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Dermoid and epidermoid cysts in Horses

Dermoid cysts often develop as solitary or multiple raised spherical nodules on the back of horses, with the overlying skin appearing normal. Cysts consist of a wall of fibrous tissue lined with stratified epithelium, and contain hair follicles, sweat glands, sebaceous glands and/or nerves. The condition may be hereditary or congenital. Epidermoid cysts, or atheromas, develop in the false nostril and may not be noticed in foals, but they usually become apparent in yearlings and older horses. They usually develop unilateral and enlarge with time. Atheromas contain epithelial lining without adnexal structures.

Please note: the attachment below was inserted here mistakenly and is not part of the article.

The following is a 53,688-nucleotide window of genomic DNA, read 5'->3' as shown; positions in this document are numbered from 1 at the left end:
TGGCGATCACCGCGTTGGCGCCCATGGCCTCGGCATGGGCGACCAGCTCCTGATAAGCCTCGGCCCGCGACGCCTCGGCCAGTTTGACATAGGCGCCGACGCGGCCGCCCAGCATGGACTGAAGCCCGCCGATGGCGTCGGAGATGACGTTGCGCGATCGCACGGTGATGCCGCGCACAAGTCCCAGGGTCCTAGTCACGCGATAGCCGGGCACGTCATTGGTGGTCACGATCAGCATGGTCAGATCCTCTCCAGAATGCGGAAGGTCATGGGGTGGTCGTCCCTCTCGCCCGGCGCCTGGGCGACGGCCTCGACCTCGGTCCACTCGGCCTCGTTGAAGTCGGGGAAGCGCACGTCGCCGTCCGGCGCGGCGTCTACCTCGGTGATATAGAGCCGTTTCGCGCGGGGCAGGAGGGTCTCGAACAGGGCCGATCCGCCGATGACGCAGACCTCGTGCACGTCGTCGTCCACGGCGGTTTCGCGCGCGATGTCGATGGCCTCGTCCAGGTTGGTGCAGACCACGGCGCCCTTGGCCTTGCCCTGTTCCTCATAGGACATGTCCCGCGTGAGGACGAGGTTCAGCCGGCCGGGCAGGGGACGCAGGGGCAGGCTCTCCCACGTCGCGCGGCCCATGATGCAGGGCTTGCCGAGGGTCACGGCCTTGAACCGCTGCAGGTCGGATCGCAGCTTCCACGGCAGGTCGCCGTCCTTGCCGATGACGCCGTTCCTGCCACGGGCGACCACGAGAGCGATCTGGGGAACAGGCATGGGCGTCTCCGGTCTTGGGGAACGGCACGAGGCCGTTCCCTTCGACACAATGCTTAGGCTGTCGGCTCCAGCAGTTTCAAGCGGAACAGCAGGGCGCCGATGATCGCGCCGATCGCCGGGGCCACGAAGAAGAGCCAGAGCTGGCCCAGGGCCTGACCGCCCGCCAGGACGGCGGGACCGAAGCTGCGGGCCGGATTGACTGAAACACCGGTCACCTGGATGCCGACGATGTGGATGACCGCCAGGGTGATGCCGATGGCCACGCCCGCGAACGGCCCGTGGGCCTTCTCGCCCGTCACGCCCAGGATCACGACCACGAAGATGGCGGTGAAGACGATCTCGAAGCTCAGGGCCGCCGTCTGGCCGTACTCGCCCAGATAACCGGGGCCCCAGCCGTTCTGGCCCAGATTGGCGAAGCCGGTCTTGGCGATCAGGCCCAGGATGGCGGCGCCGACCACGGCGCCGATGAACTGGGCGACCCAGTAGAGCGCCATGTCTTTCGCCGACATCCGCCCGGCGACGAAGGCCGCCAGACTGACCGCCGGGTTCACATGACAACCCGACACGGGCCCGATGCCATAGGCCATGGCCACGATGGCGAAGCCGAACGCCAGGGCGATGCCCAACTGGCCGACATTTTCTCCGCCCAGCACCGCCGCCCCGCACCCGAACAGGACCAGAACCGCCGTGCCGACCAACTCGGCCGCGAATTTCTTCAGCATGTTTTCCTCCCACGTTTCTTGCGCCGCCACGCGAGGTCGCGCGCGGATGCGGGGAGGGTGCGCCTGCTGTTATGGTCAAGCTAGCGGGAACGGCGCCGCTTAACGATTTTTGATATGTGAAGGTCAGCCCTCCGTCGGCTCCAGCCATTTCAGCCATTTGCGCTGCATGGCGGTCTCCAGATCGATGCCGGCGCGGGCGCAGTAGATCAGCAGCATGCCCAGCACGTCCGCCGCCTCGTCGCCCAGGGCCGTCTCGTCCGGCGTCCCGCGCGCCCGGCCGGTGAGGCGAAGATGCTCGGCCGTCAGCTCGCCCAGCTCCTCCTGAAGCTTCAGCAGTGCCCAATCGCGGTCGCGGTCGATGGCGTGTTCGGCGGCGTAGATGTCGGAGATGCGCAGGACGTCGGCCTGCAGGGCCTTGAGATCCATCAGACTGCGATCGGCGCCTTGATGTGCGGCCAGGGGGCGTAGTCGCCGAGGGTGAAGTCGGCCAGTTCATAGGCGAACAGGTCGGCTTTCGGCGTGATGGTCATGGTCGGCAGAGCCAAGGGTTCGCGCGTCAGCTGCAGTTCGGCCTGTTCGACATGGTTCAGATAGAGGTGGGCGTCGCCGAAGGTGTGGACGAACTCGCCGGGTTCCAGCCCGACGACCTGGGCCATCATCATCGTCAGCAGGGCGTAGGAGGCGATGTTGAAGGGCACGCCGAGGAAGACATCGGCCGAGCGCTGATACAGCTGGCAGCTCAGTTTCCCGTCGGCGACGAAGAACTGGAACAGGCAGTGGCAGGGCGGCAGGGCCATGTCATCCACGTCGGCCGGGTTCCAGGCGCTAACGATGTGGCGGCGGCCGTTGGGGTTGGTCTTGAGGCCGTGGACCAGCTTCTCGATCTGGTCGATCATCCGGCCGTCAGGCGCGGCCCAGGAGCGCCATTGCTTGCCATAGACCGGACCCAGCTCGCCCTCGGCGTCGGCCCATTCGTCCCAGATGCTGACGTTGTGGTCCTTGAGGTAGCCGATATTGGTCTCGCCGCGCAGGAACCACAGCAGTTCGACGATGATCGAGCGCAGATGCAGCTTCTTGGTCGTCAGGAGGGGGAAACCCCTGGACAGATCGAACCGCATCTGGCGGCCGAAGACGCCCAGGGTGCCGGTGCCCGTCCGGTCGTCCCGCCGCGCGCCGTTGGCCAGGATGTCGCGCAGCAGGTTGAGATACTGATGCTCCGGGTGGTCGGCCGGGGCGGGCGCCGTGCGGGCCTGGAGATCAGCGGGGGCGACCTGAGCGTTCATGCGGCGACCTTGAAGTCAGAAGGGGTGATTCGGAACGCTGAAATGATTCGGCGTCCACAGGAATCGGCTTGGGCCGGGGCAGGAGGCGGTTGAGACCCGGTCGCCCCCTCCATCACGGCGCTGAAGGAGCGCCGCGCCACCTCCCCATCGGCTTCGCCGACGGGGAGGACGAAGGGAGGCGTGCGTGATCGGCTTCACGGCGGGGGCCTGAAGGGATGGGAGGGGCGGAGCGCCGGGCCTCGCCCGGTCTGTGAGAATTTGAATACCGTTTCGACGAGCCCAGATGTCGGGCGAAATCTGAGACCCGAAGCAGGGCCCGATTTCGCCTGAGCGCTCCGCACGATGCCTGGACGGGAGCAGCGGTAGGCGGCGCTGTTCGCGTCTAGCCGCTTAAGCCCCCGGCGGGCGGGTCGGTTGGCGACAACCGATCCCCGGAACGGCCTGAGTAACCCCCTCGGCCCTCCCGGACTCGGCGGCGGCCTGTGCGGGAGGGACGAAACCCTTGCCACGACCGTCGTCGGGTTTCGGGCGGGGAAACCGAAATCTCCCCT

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Dermoid Cysts are due to displacement of embryonic cells to the subcutaneous tissue, causing cysts with walls composed of skin tissue which do not communicate with the overlying skin. They are congenital and vary in size. The cranial area of the thorax is a common site in cattle while the midline between the withers and croup is the most common location in horses. A dermoid resembling hairy polyp in humans (choristoma) was present from birth in the mouth of a foal.
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